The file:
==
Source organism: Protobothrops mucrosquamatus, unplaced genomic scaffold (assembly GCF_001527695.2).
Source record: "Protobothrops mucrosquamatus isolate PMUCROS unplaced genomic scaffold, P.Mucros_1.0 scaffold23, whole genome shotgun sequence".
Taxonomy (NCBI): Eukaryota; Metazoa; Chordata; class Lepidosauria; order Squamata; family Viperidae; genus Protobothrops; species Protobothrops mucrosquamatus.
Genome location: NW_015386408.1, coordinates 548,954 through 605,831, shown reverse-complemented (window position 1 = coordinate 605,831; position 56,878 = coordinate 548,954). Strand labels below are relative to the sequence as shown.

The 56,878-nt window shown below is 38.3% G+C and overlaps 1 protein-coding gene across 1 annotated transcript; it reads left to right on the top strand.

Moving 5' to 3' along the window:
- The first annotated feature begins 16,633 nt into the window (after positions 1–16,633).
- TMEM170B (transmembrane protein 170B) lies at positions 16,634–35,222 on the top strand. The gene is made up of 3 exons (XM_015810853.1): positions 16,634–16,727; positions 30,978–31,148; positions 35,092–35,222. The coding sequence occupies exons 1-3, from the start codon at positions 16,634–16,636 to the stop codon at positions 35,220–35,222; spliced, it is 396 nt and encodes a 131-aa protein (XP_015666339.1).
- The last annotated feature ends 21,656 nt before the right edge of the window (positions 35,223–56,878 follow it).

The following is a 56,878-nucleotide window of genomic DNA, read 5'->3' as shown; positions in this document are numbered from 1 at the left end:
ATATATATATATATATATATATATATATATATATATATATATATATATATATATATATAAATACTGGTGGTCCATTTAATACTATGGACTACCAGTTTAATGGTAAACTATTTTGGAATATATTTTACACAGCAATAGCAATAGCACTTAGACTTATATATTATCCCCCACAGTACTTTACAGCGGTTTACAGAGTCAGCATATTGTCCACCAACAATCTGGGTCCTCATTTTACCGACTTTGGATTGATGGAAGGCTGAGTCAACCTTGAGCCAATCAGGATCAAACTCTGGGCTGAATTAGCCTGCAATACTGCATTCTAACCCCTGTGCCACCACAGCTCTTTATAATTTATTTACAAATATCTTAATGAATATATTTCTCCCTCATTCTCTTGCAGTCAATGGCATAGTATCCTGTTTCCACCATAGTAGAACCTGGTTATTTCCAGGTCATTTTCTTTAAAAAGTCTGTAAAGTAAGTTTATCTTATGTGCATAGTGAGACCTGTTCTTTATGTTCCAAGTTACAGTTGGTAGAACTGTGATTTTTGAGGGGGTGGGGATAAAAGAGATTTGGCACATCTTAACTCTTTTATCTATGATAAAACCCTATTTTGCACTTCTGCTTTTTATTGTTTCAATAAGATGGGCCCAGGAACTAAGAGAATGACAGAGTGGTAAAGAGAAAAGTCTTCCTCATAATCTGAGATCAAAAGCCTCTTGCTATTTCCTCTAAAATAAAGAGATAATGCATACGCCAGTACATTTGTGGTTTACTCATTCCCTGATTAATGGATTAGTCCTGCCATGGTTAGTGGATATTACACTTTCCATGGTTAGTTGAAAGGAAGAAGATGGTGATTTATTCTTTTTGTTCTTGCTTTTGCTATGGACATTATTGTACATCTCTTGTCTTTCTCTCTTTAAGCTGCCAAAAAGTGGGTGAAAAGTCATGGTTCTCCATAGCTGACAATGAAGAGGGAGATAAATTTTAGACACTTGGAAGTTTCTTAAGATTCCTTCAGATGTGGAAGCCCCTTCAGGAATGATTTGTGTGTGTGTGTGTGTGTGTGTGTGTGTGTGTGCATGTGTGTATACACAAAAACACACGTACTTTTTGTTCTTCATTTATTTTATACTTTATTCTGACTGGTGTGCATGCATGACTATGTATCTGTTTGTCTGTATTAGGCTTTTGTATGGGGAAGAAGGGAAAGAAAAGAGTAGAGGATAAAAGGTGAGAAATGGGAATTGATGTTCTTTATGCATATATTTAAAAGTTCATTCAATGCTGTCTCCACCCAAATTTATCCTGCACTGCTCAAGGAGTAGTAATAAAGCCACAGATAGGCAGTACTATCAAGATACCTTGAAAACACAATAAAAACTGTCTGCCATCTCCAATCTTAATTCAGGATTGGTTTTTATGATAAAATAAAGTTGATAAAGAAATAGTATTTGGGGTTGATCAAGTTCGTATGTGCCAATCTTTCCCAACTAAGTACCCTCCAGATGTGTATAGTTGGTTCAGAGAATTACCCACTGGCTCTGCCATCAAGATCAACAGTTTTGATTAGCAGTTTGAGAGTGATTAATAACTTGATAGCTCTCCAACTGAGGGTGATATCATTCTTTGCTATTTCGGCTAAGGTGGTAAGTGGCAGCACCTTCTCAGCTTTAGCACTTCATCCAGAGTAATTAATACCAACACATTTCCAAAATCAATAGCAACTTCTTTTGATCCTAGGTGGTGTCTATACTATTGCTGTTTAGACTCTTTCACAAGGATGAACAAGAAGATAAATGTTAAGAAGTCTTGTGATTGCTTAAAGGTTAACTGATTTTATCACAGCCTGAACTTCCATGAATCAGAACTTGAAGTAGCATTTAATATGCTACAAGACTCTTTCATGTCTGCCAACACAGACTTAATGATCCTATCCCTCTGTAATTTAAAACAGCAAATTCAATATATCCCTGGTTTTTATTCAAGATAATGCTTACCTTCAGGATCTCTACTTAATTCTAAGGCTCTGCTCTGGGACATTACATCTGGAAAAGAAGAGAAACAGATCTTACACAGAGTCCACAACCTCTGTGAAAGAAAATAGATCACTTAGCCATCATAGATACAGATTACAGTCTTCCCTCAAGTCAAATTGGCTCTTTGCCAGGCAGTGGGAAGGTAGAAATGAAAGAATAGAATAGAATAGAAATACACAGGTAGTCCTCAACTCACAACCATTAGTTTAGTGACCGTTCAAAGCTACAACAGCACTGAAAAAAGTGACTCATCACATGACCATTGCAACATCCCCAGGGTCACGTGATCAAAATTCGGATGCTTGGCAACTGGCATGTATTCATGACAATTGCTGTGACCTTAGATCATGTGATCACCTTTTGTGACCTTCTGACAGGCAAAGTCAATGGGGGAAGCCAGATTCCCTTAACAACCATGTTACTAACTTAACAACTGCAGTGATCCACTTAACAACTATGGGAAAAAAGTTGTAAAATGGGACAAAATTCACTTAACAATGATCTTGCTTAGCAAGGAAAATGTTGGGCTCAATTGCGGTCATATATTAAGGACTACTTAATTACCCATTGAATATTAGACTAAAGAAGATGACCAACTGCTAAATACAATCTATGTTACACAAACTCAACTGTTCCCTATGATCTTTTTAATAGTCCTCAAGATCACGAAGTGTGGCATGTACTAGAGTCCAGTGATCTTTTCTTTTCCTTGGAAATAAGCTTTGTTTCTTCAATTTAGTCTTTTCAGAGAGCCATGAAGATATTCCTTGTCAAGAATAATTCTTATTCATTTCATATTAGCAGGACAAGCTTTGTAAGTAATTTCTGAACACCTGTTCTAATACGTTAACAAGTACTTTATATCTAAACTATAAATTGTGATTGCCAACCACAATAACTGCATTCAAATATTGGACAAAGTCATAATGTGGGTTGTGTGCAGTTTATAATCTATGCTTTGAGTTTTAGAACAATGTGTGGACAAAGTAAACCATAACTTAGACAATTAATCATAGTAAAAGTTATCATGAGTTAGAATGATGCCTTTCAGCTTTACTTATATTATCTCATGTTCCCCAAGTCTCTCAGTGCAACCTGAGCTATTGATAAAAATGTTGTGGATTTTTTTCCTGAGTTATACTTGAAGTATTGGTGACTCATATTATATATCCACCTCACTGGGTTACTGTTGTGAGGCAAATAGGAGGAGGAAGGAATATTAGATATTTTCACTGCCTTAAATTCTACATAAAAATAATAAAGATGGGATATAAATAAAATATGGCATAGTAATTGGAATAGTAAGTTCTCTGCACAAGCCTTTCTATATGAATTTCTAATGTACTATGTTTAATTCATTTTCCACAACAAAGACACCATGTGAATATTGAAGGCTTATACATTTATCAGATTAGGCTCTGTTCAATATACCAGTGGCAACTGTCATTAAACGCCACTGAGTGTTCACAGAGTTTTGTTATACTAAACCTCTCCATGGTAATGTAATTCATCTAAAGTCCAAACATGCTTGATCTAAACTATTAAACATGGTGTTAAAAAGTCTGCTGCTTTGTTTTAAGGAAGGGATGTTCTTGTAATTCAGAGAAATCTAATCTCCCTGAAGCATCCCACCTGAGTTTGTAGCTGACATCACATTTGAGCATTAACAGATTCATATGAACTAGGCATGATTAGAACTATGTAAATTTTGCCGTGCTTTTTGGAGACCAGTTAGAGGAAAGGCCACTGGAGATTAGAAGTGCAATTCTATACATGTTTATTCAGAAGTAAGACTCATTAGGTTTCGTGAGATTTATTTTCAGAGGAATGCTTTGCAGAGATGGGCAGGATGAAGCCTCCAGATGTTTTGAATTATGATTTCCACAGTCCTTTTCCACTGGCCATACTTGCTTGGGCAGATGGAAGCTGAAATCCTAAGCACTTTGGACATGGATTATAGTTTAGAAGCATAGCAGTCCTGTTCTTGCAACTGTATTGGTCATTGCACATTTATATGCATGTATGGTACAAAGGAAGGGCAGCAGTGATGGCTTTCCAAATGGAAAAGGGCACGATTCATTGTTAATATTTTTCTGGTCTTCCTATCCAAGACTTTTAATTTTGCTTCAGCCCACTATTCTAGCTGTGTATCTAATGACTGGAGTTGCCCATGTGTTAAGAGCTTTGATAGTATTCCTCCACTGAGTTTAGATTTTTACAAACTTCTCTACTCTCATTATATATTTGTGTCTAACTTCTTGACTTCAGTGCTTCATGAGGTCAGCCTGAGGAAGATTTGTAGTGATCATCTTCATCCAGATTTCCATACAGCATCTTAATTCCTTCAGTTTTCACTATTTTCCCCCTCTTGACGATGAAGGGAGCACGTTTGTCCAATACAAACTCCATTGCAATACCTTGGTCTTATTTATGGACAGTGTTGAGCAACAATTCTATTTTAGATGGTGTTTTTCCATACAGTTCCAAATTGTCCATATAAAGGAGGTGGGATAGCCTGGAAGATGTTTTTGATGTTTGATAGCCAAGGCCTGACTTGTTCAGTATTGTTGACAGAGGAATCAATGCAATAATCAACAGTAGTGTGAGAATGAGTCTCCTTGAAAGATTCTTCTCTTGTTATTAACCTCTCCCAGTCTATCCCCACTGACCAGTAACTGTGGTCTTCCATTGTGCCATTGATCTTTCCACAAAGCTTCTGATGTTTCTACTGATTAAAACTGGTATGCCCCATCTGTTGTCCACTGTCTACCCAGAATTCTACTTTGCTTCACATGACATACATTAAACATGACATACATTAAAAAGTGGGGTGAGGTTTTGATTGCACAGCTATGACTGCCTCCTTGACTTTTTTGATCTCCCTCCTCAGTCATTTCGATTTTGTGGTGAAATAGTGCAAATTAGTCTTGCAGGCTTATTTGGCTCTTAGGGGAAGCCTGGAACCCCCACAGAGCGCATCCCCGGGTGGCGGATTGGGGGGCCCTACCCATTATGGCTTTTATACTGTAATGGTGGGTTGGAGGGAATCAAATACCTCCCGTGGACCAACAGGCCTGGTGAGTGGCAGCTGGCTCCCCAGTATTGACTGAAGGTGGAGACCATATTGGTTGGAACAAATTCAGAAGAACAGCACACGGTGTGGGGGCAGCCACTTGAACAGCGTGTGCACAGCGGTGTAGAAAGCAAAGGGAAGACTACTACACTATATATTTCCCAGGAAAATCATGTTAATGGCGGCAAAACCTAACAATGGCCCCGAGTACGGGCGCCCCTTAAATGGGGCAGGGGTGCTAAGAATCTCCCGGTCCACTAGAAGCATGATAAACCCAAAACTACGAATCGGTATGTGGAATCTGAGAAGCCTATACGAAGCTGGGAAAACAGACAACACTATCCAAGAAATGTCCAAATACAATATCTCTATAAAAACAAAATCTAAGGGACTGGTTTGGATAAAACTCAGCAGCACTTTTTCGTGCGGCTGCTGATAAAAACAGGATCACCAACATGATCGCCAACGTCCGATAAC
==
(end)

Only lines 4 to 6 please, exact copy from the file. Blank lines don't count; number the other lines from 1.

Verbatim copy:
Genome location: NW_015386408.1, coordinates 548,954 through 605,831, shown reverse-complemented (window position 1 = coordinate 605,831; position 56,878 = coordinate 548,954). Strand labels below are relative to the sequence as shown.

The 56,878-nt window shown below is 38.3% G+C and overlaps 1 protein-coding gene across 1 annotated transcript; it reads left to right on the top strand.

Moving 5' to 3' along the window: